I grew up with a mother who works her ass off as a mortgage officer, and makes a good amount of money. My father built and ran his own custom construction business that, after 30 years, tanked for no other reason than he could no longer do the physical labor after a grueling spine surgery. I admire both of them beyond measure, for facing challenges and overcoming them in their own ways. Having two highly successful parents set a bar for me, before I even realized there was a bar to be met. My parents are two great examples of the classic American dream – build a business from scratch, work your ass off, continue to work our ass off, and eventually succeed. I did not grow up wicked poor. I also did not grow up filthy rich. I was an only child, with something unknown to prove, and an growing unwillingness to live a life similar to everyone around me.
When I got my first job at the age of 15, working at a dry cleaners, I very quickly became disgusted with the idea of a 9am-5pm job. No part of my brain could wrap around doing something so mundane for hours on end, only to be rewarded with a paycheck. This is where most people would roll their eyes and comment something along the lines of “Well, welcome to the real world.” And then that is where I sit back, cross my arms, and roll my eyes back at you, wondering how and why that mentality is the world we live in. So let’s define a “real job”, because you all know what I am talking about – salary, benefits, retirement, health insurance, two weeks vacation, steady income, 8 – 12 hours a day, 5 or 6 days a week, etc. It seems that our culture as a whole has a hard time accepting anything outside of that definition as a real job.
My “real job” was a good job. It paid well, allowed me to work from home, and taught me many new things over the course of a short period of time. I had a good CEO, a good manager, and a lot of opportunity. I was earning a pretty solid paycheck, but I wasn’t happy. I wasn’t happy staring at my computer all day. I wasn’t happy looking out my office window and wishing the sunlight shining through was touching my face instead of my office desk filled with reminders and sticky notes. I went back and forth for months, wondering what I was doing with my life, and if I was on the right path. Nothing felt right, and it felt like I was working towards nothing – or at least a future that didn’t mean much to me. Day in and day out, I felt like I was dragging my teeth across a chalkboard. Dramatic? Absolutely. But the truth nonetheless.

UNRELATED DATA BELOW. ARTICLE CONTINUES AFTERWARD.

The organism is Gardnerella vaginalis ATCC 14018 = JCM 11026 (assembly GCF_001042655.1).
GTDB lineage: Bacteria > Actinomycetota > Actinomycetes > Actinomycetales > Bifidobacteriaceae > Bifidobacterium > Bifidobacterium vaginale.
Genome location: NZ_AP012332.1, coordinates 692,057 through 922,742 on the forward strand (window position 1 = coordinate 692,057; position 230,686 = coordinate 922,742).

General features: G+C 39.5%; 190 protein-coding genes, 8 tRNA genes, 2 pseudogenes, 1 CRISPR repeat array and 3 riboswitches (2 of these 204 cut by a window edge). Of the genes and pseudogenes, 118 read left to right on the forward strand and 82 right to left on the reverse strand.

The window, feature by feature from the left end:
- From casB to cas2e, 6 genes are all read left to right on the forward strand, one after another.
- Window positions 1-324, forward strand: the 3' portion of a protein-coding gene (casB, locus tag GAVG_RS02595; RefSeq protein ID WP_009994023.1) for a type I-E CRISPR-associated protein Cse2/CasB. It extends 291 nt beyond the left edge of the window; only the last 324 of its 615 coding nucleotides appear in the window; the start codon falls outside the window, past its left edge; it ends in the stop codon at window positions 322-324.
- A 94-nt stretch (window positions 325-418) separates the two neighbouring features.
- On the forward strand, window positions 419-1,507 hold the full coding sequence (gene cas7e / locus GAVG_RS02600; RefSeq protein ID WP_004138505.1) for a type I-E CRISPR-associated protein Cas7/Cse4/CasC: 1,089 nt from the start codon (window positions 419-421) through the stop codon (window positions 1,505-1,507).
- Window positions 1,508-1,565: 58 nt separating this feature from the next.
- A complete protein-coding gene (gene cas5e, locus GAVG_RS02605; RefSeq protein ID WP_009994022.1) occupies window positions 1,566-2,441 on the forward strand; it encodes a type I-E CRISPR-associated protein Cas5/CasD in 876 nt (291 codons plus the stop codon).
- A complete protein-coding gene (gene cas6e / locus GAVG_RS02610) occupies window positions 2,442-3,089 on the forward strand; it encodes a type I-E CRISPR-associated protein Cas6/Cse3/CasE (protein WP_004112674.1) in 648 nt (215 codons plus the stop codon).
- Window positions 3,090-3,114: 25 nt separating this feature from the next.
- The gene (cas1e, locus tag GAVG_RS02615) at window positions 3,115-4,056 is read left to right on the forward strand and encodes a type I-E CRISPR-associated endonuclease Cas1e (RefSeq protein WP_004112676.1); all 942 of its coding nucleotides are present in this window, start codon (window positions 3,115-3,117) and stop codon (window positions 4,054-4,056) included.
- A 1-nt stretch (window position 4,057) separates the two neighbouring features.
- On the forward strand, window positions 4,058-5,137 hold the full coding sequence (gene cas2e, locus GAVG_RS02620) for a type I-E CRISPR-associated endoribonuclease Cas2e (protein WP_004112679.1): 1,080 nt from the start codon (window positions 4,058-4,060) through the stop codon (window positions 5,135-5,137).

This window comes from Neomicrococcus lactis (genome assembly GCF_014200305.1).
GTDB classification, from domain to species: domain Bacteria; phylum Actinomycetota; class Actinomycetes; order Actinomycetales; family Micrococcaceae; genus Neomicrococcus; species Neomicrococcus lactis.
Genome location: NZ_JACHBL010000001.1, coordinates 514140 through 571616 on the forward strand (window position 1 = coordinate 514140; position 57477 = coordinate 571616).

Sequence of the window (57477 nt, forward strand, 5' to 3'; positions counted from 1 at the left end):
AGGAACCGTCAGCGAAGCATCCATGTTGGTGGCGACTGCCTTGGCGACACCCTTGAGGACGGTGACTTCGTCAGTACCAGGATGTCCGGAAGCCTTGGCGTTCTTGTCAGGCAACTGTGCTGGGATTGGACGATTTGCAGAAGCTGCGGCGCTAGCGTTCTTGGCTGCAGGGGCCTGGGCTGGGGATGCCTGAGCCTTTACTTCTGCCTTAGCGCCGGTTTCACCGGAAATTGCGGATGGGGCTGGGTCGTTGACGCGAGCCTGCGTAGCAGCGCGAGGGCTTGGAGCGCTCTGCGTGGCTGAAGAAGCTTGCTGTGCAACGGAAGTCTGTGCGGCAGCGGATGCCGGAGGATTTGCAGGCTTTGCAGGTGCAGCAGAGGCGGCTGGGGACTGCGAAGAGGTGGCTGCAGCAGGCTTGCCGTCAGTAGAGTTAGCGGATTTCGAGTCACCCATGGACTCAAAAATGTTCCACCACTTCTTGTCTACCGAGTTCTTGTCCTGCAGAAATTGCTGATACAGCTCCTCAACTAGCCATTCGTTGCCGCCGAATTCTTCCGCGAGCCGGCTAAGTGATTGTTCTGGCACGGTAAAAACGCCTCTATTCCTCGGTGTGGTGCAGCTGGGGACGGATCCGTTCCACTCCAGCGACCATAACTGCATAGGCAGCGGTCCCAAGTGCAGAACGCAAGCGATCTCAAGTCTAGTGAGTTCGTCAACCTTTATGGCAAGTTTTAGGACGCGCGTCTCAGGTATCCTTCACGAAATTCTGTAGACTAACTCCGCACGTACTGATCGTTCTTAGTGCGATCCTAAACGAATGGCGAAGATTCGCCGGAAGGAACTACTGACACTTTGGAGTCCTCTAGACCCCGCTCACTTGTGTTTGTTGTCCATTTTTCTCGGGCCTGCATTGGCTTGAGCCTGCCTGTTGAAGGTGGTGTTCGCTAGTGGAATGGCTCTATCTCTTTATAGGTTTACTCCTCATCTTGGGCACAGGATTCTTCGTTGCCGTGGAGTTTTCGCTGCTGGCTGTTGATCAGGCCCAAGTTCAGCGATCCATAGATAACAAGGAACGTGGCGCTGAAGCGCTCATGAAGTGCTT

After wrestling with my options, asking everyone I could think of for their opinion, and getting answers I both hated and loved, I made a decision. This decision meant I would be giving up the comforts and security of a regular paycheck. It would mean I would be stepping out of the norm, throwing myself onto an uncharted road that I would need to pave. Uncertainty would now be the anthem to my everyday, but a song I would be happy to sing. The new life I have chosen to pursue head-on, no excuses? The adventurous, sunburned, wet and withered career of a professional photographer. This is my REAL job. A job I can hold above my head with both hands and scream that I am proud of what I do. A career that when I am asked “What do you do for a living?”, I will smile, look that person in the eyes, and say with full confidence, passion, and proud love, that I do what I love everyday. And damnit, it feels good.
Will it be all rainbows and unicorns? No. Will I rub it in the faces of my adversaries? No. Will it be the hardest and most rewarding attempt at a fulfilling career? Yes.
I will not bow down to a life of desks and computer screens. I will not be a victim to the safe haven of a 9-5. I will choose the unknown. I will bury my face in the grime of it all. I will remind myself, everyday, of what the alternative would be. It will be hard. It will not be glamorous by normal standards. It will be fun. It will be new, constantly new. And I will succeed.